QPN: Oracc Linguistic Annotation for Proper Nouns

This document provides an overview of annotation conventions for proper nouns used in Oracc. We focus here on the data-entry view of linguistic annotation giving only enough additional technical background to ensure that correct annotation of ATF files can be carried out.

This document assumes knowledge of the introductory page on Oraccc linguistic annotation.



Most lemmatization of proper nouns follows the conventions of the relevant language; here is a summary of the conventions common to all proper nouns. For further language-specific information, see the pages on Akkadian, Aramaic, Elamite, Greek, Old Persian, and Sumerian.

This page describes explicit lemmatization. See the page on Linguistic Annotation for the difference between explicit and POS-only lemmatization of proper nouns.


Partially broken proper nouns should be lemmatised wherever possible, according to the following conventions:

Only illegible signs survive after the determinative (if there is one)
Lemmatise the whole name with CF X. For instance, {m}x = +X[]PN$.
No signs survive after the determinative
Lemmatise the whole name with CF X. For instance, {m}[...] = +X[]PN$.
One or more elements are completely missing
Lemmatise the missing elements with X, separated by hyphens. For instance, {d}EN-[...] = +Bel-X[]PN$ and x-x-u₂-bal-liṭ = +X-uballiṭ[]PN$.
One or more elements are only partially preserved
Lemmatise the sign names of the partially preserved elements in capitals, separated by periods. For instance, in {d}a-nu-$U₂-[...] = +Anu-U₂.X[]PN$ it is possible that the U₂ might be read šam instead of u₂.


There are three types of GW for proper nouns:

Modern-language GW
Use this type when your translation uses a modern word instead of the ancient one, e.g., +Purattu[Euphrates]WN$.
Numerical GW
Use this type when you need to distinguish between different individuals of the same name, and your translation uses the CF. For instance, +Nidintu-Anu[01]PN$ is a different person to +Nidintu-Anu[02]PN$. Make sure to apply these numerical codings consistently across your corpus, so that it is always the same Nidintu-Anu who is assigned GW [01]. This will ensure that the glossary treats them as separate individuals.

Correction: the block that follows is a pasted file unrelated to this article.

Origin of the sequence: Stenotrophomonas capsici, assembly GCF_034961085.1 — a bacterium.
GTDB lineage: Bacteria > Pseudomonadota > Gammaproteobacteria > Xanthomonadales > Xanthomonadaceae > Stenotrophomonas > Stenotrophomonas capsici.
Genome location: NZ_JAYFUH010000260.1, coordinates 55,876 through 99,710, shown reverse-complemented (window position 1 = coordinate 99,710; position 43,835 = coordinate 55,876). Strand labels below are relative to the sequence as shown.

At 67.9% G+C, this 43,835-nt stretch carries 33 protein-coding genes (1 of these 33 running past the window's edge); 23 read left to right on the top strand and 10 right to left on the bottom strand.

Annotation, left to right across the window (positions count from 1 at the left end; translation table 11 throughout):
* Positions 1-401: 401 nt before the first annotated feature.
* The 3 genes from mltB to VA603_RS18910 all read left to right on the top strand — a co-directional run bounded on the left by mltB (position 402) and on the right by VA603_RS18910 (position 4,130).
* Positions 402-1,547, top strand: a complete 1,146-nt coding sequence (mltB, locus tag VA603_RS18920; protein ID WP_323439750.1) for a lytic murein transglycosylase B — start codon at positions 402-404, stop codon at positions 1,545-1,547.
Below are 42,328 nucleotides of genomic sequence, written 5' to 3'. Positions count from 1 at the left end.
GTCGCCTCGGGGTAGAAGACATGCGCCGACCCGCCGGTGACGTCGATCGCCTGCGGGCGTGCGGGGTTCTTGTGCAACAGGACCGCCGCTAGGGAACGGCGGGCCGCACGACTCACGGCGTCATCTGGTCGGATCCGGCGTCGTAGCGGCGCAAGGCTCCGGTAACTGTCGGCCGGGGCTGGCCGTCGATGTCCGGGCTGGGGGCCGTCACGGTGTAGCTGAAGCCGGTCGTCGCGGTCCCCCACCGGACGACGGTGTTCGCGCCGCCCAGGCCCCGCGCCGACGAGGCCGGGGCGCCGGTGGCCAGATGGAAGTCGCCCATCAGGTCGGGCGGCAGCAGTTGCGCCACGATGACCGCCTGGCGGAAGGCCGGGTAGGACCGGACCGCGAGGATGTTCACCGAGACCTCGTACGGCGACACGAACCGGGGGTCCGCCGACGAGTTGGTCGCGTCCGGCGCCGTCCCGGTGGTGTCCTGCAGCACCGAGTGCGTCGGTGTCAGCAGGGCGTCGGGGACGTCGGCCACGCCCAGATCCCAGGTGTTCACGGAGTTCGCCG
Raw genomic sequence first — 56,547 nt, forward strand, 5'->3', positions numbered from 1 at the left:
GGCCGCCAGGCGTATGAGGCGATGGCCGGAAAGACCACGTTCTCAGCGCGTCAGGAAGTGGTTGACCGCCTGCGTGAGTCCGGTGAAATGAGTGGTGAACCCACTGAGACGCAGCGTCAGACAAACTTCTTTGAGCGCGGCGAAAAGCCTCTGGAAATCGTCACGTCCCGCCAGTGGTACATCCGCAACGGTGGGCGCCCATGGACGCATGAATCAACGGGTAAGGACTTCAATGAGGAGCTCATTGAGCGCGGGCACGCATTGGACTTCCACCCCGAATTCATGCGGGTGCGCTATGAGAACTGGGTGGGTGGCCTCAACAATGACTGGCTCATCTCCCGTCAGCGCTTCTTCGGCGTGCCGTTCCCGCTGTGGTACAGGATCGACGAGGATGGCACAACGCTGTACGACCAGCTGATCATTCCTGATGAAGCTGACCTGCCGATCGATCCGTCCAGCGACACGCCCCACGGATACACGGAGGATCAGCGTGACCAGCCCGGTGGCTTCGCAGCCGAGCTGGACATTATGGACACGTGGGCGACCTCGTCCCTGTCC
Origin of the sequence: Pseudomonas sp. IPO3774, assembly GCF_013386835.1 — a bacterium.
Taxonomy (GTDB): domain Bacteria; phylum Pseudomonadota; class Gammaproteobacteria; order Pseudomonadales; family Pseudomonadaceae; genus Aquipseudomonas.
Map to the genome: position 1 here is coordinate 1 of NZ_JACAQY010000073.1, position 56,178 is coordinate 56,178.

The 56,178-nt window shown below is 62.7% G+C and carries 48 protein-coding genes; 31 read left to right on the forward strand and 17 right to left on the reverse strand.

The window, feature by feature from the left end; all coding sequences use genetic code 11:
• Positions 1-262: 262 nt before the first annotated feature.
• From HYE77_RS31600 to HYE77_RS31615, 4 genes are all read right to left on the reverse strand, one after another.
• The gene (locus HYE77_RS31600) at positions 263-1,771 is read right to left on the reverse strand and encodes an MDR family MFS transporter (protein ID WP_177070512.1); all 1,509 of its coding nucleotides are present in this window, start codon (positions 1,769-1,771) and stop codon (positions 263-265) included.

Empty GW
Use this type when your translation uses the CF but you do not need or want to distinguish between individuals. For instance +Ištar[]DN$ does not need a numerical or modern-language GW if she is written "Ištar" in the translation and there is only one deity of that name.

SENSEs are rarely used in lemmatising proper nouns.


POS tags for proper nouns are not language-specific. In the table below, the Class column indicates how the different NN types are grouped in glossaries.

POS Tags for Proper Nouns
ANAgricultural (locus) NamePlacesqpn-x-people
CNCelestial NameCelestialqpn-x-celest
DNDivine NameDivineqpn-x-divine
ENEthnos NameEthnicqpn-x-ethnic
FNField NamePlacesqpn-x-places
GNGeographical Name (lands and other geographical entities without their own tag)Placesqpn-x-places
LNLine Name (ancestral clan)Peopleqpn-x-people
MNMonth NameMonthqpn-x-months
ONObject NameObjectqpn-x-object
PNPersonal NamePeopleqpn-x-people
QNQuarter Name (city area)Placesqpn-x-places
RNRoyal NamePeopleqpn-x-people
SNSettlement NamePlacesqpn-x-places
TNTemple NameTemplesqpn-x-temple
WNWatercourse NameWatercoursesqpn-x-waters
YNYear NameYear nameqpn-x-ynames

EPOS is helpful in cases where, for instance, royal names are deified or celestial entities are named after deities. For example:

4. {mul}GU.LA u {d}ŠUL.GI
#lem: +Gula[]DN'CN$; u[and]CNJ; +Šulgi[]RN'DN$


It is only necessary to add a NORM0 to the lemmatisation if the spelling shows a morphological difference from the CF. For instance, ak-ka-di-i = +Akkadu[Akkadian]EN$Akkadi.


Ideally, your translation of a proper noun should match either the modern-language GW (see above) or the CF, with short vowels, if the GW is empty or numerical.

23 Jul 2014 osc at oracc dot org

Eleanor Robson & Steve Tinney

Eleanor Robson & Steve Tinney, 'QPN: Oracc Linguistic Annotation for Proper Nouns', Oracc: The Open Richly Annotated Cuneiform Corpus, Oracc, 2014 [http://oracc.museum.upenn.edu/doc/help/languages/propernouns/]

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